This man with the black-eyed white dogs was her husband, so her father said. Husband? Even her mother had stepped outside their house, smiling, greeting Lucie’s husband. It cannot be, she thought, wanting to run and hide. Elijah, how shy he actually was in that moment, and her so fierce. She yelled like a polar bear trapped in a crevasse. And trapped, she was. She could type, speak English and French, bake apple pies and wear many colors, but her parents had arranged marriage for her.
“I am Elijah Ujarak,” he said to her in the midst of her yelling. She stopped. Embarrassed that she had caused the expressions of wide-eyed worry on both her parents and a few neighbors who stopped to stare at her. Rock. Of course he’d be named after a rock. What else was there in this black and white world?
Lucie glared, then said, “Well, my name is Lucie and as your ears can hear, I speak fluent English. If you wish to speak to me, Mr. Rock, you’ll need to address me in English.”
“English,” he said none-to-fluently. Then in their native Inuktuit, he said, “You can teach my mouth English and I will teach your mouth how to chew seal skins to make mukluks.” Her father and brother, even the peeping neighbors, all laughed. Her mother put an arm around her shoulders and coaxed Lucie back inside the house.
An arranged marriage had to be followed. Although all manner of escape teased Lucie’s mind, she believed it to be so. The next transport of cooperative art and Lucie could hide among the colored prints and carvings. She could type. Maybe the Canadian government could hire her. After all her teacher said there were many jobs for typists who made few errors and could fill up the blank page. Or she could fly away on the fantastical blue and green bird her mother had just printed fifty copies of.
Not that she would love this Elijah, but she would do what was required. As for the man, he seemed to give his dogs far more attention than her. She began watching him with the dogs, feeding, pulling out great tufts of hair as summer came on and teaching them commands. “You want to teach my dogs English, too,” he had asked her one day as she sat on a rock watching him work with the dogs.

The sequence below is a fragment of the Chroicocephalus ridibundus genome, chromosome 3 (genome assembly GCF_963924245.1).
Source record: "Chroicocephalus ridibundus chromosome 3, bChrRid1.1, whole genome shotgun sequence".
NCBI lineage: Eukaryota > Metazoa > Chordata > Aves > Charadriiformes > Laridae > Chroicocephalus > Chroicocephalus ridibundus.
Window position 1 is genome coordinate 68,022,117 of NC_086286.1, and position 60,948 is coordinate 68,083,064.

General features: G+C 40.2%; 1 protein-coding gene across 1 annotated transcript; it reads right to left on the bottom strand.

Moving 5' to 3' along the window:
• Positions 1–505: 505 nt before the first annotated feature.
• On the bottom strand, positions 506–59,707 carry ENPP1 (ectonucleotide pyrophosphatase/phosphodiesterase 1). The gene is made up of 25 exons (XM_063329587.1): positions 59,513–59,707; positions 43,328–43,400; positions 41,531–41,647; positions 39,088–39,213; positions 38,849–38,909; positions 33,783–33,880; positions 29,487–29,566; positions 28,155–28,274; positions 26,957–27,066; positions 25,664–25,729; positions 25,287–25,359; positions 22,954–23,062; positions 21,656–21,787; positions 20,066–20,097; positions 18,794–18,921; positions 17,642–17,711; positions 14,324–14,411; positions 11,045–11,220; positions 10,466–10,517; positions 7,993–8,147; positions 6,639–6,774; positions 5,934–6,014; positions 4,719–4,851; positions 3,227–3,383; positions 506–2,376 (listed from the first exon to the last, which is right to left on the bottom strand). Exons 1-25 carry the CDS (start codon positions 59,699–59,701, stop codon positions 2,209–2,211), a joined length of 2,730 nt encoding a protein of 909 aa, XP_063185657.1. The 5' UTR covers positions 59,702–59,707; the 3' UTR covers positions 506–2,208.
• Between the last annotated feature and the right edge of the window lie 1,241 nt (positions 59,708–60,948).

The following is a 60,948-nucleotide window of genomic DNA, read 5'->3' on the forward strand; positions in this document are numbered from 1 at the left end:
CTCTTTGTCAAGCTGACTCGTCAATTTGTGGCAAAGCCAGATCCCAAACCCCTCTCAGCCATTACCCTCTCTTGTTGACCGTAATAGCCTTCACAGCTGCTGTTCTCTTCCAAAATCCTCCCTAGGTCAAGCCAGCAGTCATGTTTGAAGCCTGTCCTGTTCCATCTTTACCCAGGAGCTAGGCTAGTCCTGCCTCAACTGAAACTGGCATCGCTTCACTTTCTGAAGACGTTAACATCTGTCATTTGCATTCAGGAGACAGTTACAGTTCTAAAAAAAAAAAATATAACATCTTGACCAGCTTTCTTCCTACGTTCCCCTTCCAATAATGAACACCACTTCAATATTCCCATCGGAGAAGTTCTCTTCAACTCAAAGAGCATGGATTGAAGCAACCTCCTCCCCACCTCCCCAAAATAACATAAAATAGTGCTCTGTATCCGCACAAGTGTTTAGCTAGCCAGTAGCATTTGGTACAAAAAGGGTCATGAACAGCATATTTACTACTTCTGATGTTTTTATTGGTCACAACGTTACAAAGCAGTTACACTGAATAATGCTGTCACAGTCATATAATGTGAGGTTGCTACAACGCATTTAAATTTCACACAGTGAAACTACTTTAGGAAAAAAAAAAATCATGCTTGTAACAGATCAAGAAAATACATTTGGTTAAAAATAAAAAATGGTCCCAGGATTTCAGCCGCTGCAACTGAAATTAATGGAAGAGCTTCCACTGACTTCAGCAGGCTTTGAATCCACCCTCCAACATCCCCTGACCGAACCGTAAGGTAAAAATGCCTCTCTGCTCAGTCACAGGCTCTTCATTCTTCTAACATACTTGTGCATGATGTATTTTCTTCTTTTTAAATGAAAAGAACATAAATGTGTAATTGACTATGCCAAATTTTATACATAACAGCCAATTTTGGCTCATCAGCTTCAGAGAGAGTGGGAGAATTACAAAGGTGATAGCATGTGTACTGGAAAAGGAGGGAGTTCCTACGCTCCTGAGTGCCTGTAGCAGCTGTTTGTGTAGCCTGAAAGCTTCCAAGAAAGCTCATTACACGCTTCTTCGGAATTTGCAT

“Your dogs have no color,” she told, thinking of nothing else to say.
Elijah nodded. “What colors do you like, Maki?”
“My name is Lucie,” she said. She was short, true but no shorter than any other Inuit female. Then she added, “Red. I like red.”
“A good hunter you would make,” he said, “Spilling red blood across white snow…”
Angry, she got up and left Elijah among his white dogs as they stood on the black rocks. Lucie had never thought of red that way. She had loved the blazing colors best in her mother’s art because they felt warm, like the dancing hues of a fire. Blood! Leave it to some hunter to think of that.
Several weeks later Elijah walked into her mother’s house as she was preparing dinner and handed her a soft leather pouch that was full of something like tiny beach pebbles. “Open it,” he said.
Walking over to the low table her mother often used for drawing, Lucie sat on the floor and spilled out the contents of the pouch. Hundreds of glass trade beads about the size of a bird’s eye scattered across the table. They were old, some were chipped and every last one of them was red.
“What will you do with these red beads,” asked Elijah.
Lucie just shook her head. She didn’t know what to say.
“I am braiding strips of seal hide to make new dog lines. Would you work with me and we can add red beads to the lines,” he asked kneeling beside her. She began to run her fingers through the mass of beads, wondering at the color and how it caught the light. “I am sorry I said red was the color of blood. It is not a bad thing, but you must have different thoughts about red.”
For the first time, Lucie smiled at Elijah. “I have seen women use these beads, too in their embroidery. Not many do that any more. Everyone seems to draw,” said Lucie.
“I don’t see you draw,” said Elijah.
Lucie shook her head and said, “I don’t have my mother’s hands.”
“Then learn the way of the beads. I am a good hunter and can provide you with many hides,” he said, sounding as if that had been the pitch he gave her father for her marriage vows.
“Is that what you told my father,” she asked. Lucie looked at Elijah, his face now so near to hers. His eyes seemed gentle, but maybe a bit sad. Or was that her own sadness she was feeling?
“No,” he said, “That is what my father told your father.”